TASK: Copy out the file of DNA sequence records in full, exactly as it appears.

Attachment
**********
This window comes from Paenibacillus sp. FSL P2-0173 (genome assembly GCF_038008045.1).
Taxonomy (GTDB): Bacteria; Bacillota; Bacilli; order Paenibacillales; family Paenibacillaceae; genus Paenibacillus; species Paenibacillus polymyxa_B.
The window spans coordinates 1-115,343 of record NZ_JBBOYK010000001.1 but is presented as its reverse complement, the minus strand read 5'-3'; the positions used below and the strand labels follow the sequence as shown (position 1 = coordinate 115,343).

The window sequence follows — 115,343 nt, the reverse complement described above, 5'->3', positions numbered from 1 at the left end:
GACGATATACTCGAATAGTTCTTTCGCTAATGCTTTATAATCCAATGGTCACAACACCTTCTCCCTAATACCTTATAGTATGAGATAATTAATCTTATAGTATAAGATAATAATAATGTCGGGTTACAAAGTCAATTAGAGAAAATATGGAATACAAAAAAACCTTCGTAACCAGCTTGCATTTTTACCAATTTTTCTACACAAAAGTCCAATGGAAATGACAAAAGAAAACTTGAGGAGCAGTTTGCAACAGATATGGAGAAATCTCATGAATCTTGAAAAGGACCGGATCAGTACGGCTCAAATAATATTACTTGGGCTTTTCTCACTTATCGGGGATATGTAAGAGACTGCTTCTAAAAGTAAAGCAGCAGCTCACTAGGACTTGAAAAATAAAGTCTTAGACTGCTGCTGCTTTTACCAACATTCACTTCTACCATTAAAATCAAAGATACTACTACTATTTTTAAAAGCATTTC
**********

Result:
This window comes from Paenibacillus sp. FSL P2-0173 (genome assembly GCF_038008045.1).
Taxonomy (GTDB): Bacteria; Bacillota; Bacilli; order Paenibacillales; family Paenibacillaceae; genus Paenibacillus; species Paenibacillus polymyxa_B.
The window spans coordinates 1-115,343 of record NZ_JBBOYK010000001.1 but is presented as its reverse complement, the minus strand read 5'-3'; the positions used below and the strand labels follow the sequence as shown (position 1 = coordinate 115,343).

The window sequence follows — 115,343 nt, the reverse complement described above, 5'->3', positions numbered from 1 at the left end:
GACGATATACTCGAATAGTTCTTTCGCTAATGCTTTATAATCCAATGGTCACAACACCTTCTCCCTAATACCTTATAGTATGAGATAATTAATCTTATAGTATAAGATAATAATAATGTCGGGTTACAAAGTCAATTAGAGAAAATATGGAATACAAAAAAACCTTCGTAACCAGCTTGCATTTTTACCAATTTTTCTACACAAAAGTCCAATGGAAATGACAAAAGAAAACTTGAGGAGCAGTTTGCAACAGATATGGAGAAATCTCATGAATCTTGAAAAGGACCGGATCAGTACGGCTCAAATAATATTACTTGGGCTTTTCTCACTTATCGGGGATATGTAAGAGACTGCTTCTAAAAGTAAAGCAGCAGCTCACTAGGACTTGAAAAATAAAGTCTTAGACTGCTGCTGCTTTTACCAACATTCACTTCTACCATTAAAATCAAAGATACTACTACTATTTTTAAAAGCATTTC